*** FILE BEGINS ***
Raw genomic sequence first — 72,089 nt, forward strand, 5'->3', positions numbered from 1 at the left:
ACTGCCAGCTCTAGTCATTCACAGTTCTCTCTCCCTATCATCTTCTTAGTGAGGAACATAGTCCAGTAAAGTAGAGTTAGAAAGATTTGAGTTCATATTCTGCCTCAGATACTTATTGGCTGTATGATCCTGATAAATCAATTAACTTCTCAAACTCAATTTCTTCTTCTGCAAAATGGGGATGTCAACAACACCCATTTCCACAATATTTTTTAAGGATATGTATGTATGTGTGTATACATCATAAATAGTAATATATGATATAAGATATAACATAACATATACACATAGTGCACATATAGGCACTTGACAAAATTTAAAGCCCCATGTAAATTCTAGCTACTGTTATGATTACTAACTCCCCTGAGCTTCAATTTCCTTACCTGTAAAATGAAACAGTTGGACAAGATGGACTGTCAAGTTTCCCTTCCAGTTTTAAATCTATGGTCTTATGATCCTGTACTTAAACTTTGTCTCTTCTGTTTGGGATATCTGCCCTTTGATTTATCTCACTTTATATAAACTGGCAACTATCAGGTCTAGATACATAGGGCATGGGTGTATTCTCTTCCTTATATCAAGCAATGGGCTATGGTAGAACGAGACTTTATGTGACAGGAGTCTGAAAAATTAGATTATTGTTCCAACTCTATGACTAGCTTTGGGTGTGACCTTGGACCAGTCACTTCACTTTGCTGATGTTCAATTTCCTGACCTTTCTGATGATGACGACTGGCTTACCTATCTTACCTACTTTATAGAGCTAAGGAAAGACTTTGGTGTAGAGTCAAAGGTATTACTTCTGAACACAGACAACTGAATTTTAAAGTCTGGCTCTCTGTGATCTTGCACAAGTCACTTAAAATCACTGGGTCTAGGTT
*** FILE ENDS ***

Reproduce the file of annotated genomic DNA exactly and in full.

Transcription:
Raw genomic sequence first — 72,089 nt, forward strand, 5'->3', positions numbered from 1 at the left:
ACTGCCAGCTCTAGTCATTCACAGTTCTCTCTCCCTATCATCTTCTTAGTGAGGAACATAGTCCAGTAAAGTAGAGTTAGAAAGATTTGAGTTCATATTCTGCCTCAGATACTTATTGGCTGTATGATCCTGATAAATCAATTAACTTCTCAAACTCAATTTCTTCTTCTGCAAAATGGGGATGTCAACAACACCCATTTCCACAATATTTTTTAAGGATATGTATGTATGTGTGTATACATCATAAATAGTAATATATGATATAAGATATAACATAACATATACACATAGTGCACATATAGGCACTTGACAAAATTTAAAGCCCCATGTAAATTCTAGCTACTGTTATGATTACTAACTCCCCTGAGCTTCAATTTCCTTACCTGTAAAATGAAACAGTTGGACAAGATGGACTGTCAAGTTTCCCTTCCAGTTTTAAATCTATGGTCTTATGATCCTGTACTTAAACTTTGTCTCTTCTGTTTGGGATATCTGCCCTTTGATTTATCTCACTTTATATAAACTGGCAACTATCAGGTCTAGATACATAGGGCATGGGTGTATTCTCTTCCTTATATCAAGCAATGGGCTATGGTAGAACGAGACTTTATGTGACAGGAGTCTGAAAAATTAGATTATTGTTCCAACTCTATGACTAGCTTTGGGTGTGACCTTGGACCAGTCACTTCACTTTGCTGATGTTCAATTTCCTGACCTTTCTGATGATGACGACTGGCTTACCTATCTTACCTACTTTATAGAGCTAAGGAAAGACTTTGGTGTAGAGTCAAAGGTATTACTTCTGAACACAGACAACTGAATTTTAAAGTCTGGCTCTCTGTGATCTTGCACAAGTCACTTAAAATCACTGGGTCTAGGTT